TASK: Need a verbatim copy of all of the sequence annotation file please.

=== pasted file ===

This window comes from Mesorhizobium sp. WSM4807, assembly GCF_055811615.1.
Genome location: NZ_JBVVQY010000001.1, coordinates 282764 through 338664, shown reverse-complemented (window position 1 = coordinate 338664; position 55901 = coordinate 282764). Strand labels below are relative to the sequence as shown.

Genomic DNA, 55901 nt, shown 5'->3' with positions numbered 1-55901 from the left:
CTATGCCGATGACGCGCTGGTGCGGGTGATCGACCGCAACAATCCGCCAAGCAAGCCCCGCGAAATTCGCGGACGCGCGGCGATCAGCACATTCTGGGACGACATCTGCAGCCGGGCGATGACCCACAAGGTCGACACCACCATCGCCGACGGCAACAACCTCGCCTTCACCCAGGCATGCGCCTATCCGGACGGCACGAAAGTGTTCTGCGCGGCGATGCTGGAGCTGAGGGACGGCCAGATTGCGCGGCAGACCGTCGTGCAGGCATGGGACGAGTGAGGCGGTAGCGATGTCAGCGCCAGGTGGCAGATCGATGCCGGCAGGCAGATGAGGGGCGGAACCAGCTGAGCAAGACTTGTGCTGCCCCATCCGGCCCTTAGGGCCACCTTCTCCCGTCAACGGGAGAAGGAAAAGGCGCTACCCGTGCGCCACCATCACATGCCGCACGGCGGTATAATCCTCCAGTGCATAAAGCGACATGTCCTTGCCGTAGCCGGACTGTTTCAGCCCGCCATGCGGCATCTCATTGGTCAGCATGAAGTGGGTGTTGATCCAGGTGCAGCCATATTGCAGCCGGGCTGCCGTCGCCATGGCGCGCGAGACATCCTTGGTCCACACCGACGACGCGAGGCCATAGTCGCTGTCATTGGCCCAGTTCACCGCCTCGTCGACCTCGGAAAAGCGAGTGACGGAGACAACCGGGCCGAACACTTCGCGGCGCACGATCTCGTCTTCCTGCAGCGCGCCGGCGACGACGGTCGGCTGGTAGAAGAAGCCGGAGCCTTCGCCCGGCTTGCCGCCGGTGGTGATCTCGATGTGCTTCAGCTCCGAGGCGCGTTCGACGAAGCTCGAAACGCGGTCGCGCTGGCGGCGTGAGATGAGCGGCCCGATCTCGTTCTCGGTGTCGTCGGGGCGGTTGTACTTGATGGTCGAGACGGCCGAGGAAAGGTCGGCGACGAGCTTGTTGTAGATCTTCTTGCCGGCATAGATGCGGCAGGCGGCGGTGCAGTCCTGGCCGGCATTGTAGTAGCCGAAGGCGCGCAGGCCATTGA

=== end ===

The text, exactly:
This window comes from Mesorhizobium sp. WSM4807, assembly GCF_055811615.1.
Genome location: NZ_JBVVQY010000001.1, coordinates 282764 through 338664, shown reverse-complemented (window position 1 = coordinate 338664; position 55901 = coordinate 282764). Strand labels below are relative to the sequence as shown.

Genomic DNA, 55901 nt, shown 5'->3' with positions numbered 1-55901 from the left:
CTATGCCGATGACGCGCTGGTGCGGGTGATCGACCGCAACAATCCGCCAAGCAAGCCCCGCGAAATTCGCGGACGCGCGGCGATCAGCACATTCTGGGACGACATCTGCAGCCGGGCGATGACCCACAAGGTCGACACCACCATCGCCGACGGCAACAACCTCGCCTTCACCCAGGCATGCGCCTATCCGGACGGCACGAAAGTGTTCTGCGCGGCGATGCTGGAGCTGAGGGACGGCCAGATTGCGCGGCAGACCGTCGTGCAGGCATGGGACGAGTGAGGCGGTAGCGATGTCAGCGCCAGGTGGCAGATCGATGCCGGCAGGCAGATGAGGGGCGGAACCAGCTGAGCAAGACTTGTGCTGCCCCATCCGGCCCTTAGGGCCACCTTCTCCCGTCAACGGGAGAAGGAAAAGGCGCTACCCGTGCGCCACCATCACATGCCGCACGGCGGTATAATCCTCCAGTGCATAAAGCGACATGTCCTTGCCGTAGCCGGACTGTTTCAGCCCGCCATGCGGCATCTCATTGGTCAGCATGAAGTGGGTGTTGATCCAGGTGCAGCCATATTGCAGCCGGGCTGCCGTCGCCATGGCGCGCGAGACATCCTTGGTCCACACCGACGACGCGAGGCCATAGTCGCTGTCATTGGCCCAGTTCACCGCCTCGTCGACCTCGGAAAAGCGAGTGACGGAGACAACCGGGCCGAACACTTCGCGGCGCACGATCTCGTCTTCCTGCAGCGCGCCGGCGACGACGGTCGGCTGGTAGAAGAAGCCGGAGCCTTCGCCCGGCTTGCCGCCGGTGGTGATCTCGATGTGCTTCAGCTCCGAGGCGCGTTCGACGAAGCTCGAAACGCGGTCGCGCTGGCGGCGTGAGATGAGCGGCCCGATCTCGTTCTCGGTGTCGTCGGGGCGGTTGTACTTGATGGTCGAGACGGCCGAGGAAAGGTCGGCGACGAGCTTGTTGTAGATCTTCTTGCCGGCATAGATGCGGCAGGCGGCGGTGCAGTCCTGGCCGGCATTGTAGTAGCCGAAGGCGCGCAGGCCATTGA